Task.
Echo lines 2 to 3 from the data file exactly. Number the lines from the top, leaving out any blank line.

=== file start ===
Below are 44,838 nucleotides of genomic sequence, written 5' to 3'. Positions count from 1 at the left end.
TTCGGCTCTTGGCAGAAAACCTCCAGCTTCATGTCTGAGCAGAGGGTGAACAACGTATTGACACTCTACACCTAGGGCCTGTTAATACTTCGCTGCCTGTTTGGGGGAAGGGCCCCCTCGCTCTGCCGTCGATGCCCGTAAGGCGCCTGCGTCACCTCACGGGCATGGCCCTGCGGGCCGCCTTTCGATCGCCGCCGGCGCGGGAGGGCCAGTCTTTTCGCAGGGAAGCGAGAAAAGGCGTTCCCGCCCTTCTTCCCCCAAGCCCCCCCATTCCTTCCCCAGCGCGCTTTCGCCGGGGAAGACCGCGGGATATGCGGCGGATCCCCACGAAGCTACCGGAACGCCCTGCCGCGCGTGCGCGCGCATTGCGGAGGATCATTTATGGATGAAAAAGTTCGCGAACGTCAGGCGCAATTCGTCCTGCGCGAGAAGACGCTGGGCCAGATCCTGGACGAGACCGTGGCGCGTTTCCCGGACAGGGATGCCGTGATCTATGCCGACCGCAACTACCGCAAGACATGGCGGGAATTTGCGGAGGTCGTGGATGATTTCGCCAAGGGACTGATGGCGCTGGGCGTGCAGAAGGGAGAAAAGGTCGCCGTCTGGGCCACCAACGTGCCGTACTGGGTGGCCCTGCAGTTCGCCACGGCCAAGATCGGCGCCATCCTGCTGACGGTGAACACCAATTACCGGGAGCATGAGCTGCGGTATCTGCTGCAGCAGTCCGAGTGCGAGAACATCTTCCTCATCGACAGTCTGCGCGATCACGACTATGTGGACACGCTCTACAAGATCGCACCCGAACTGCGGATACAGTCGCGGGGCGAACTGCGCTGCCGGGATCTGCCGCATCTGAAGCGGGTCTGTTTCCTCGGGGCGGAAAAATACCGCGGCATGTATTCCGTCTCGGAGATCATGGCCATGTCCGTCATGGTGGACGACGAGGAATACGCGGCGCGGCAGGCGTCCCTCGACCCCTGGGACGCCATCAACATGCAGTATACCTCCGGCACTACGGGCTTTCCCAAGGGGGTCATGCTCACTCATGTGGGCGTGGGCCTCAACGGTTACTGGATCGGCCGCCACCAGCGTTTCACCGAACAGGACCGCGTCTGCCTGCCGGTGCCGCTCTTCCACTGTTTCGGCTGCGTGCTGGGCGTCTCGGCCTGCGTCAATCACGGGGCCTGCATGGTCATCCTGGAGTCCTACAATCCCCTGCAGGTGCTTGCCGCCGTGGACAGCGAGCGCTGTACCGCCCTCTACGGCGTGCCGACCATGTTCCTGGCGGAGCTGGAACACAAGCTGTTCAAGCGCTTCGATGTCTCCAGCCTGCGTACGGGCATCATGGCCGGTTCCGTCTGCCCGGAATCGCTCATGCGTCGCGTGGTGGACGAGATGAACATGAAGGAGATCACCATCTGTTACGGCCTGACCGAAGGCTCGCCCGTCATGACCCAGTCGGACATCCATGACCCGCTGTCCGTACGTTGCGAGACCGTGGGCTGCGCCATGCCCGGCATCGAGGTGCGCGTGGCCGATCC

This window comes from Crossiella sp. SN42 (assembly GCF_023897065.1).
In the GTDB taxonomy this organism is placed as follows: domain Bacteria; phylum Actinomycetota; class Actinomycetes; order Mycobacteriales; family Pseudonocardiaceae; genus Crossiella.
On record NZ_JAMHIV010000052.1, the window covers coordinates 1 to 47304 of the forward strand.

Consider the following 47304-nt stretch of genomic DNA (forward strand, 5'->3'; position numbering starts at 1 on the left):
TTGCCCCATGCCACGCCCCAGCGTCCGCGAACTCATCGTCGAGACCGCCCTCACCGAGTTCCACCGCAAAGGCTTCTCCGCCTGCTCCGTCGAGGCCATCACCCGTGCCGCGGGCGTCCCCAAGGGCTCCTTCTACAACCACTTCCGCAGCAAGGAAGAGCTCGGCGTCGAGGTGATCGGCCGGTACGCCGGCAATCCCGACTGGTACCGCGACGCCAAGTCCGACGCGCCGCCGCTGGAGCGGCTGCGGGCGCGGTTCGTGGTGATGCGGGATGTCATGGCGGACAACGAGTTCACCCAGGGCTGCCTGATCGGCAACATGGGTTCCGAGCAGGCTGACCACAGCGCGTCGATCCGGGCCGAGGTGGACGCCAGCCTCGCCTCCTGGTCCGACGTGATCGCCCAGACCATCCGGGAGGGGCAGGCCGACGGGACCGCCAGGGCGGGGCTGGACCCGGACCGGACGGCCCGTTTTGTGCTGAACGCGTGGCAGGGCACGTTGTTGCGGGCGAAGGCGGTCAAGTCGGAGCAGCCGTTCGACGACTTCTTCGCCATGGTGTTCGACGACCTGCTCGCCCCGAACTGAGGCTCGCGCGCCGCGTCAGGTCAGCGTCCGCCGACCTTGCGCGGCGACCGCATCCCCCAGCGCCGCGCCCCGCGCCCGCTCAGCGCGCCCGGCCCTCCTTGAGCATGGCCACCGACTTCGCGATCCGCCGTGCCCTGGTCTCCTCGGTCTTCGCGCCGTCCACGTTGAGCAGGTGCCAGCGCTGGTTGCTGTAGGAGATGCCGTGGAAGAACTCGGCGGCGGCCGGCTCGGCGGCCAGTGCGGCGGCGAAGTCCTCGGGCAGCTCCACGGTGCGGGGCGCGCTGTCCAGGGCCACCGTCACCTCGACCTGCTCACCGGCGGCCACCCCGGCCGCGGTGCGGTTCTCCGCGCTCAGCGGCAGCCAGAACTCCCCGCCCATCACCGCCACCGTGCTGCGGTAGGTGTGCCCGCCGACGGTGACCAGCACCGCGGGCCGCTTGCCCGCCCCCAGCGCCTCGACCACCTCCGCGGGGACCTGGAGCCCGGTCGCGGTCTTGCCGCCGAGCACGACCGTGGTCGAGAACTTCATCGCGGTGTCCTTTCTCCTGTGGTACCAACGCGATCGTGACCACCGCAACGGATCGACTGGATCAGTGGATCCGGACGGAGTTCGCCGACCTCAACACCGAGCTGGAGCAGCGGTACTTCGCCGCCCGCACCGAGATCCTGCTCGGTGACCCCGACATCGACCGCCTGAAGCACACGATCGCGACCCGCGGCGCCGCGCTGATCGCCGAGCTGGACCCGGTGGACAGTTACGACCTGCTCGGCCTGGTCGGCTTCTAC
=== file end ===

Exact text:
TTCGGCTCTTGGCAGAAAACCTCCAGCTTCATGTCTGAGCAGAGGGTGAACAACGTATTGACACTCTACACCTAGGGCCTGTTAATACTTCGCTGCCTGTTTGGGGGAAGGGCCCCCTCGCTCTGCCGTCGATGCCCGTAAGGCGCCTGCGTCACCTCACGGGCATGGCCCTGCGGGCCGCCTTTCGATCGCCGCCGGCGCGGGAGGGCCAGTCTTTTCGCAGGGAAGCGAGAAAAGGCGTTCCCGCCCTTCTTCCCCCAAGCCCCCCCATTCCTTCCCCAGCGCGCTTTCGCCGGGGAAGACCGCGGGATATGCGGCGGATCCCCACGAAGCTACCGGAACGCCCTGCCGCGCGTGCGCGCGCATTGCGGAGGATCATTTATGGATGAAAAAGTTCGCGAACGTCAGGCGCAATTCGTCCTGCGCGAGAAGACGCTGGGCCAGATCCTGGACGAGACCGTGGCGCGTTTCCCGGACAGGGATGCCGTGATCTATGCCGACCGCAACTACCGCAAGACATGGCGGGAATTTGCGGAGGTCGTGGATGATTTCGCCAAGGGACTGATGGCGCTGGGCGTGCAGAAGGGAGAAAAGGTCGCCGTCTGGGCCACCAACGTGCCGTACTGGGTGGCCCTGCAGTTCGCCACGGCCAAGATCGGCGCCATCCTGCTGACGGTGAACACCAATTACCGGGAGCATGAGCTGCGGTATCTGCTGCAGCAGTCCGAGTGCGAGAACATCTTCCTCATCGACAGTCTGCGCGATCACGACTATGTGGACACGCTCTACAAGATCGCACCCGAACTGCGGATACAGTCGCGGGGCGAACTGCGCTGCCGGGATCTGCCGCATCTGAAGCGGGTCTGTTTCCTCGGGGCGGAAAAATACCGCGGCATGTATTCCGTCTCGGAGATCATGGCCATGTCCGTCATGGTGGACGACGAGGAATACGCGGCGCGGCAGGCGTCCCTCGACCCCTGGGACGCCATCAACATGCAGTATACCTCCGGCACTACGGGCTTTCCCAAGGGGGTCATGCTCACTCATGTGGGCGTGGGCCTCAACGGTTACTGGATCGGCCGCCACCAGCGTTTCACCGAACAGGACCGCGTCTGCCTGCCGGTGCCGCTCTTCCACTGTTTCGGCTGCGTGCTGGGCGTCTCGGCCTGCGTCAATCACGGGGCCTGCATGGTCATCCTGGAGTCCTACAATCCCCTGCAGGTGCTTGCCGCCGTGGACAGCGAGCGCTGTACCGCCCTCTACGGCGTGCCGACCATGTTCCTGGCGGAGCTGGAACACAAGCTGTTCAAGCGCTTCGATGTCTCCAGCCTGCGTACGGGCATCATGGCCGGTTCCGTCTGCCCGGAATCGCTCATGCGTCGCGTGGTGGACGAGATGAACATGAAGGAGATCACCATCTGTTACGGCCTGACCGAAGGCTCGCCCGTCATGACCCAGTCGGACATCCATGACCCGCTGTCCGTACGTTGCGAGACCGTGGGCTGCGCCATGCCCGGCATCGAGGTGCGCGTGGCCGATCC

This window comes from Crossiella sp. SN42 (assembly GCF_023897065.1).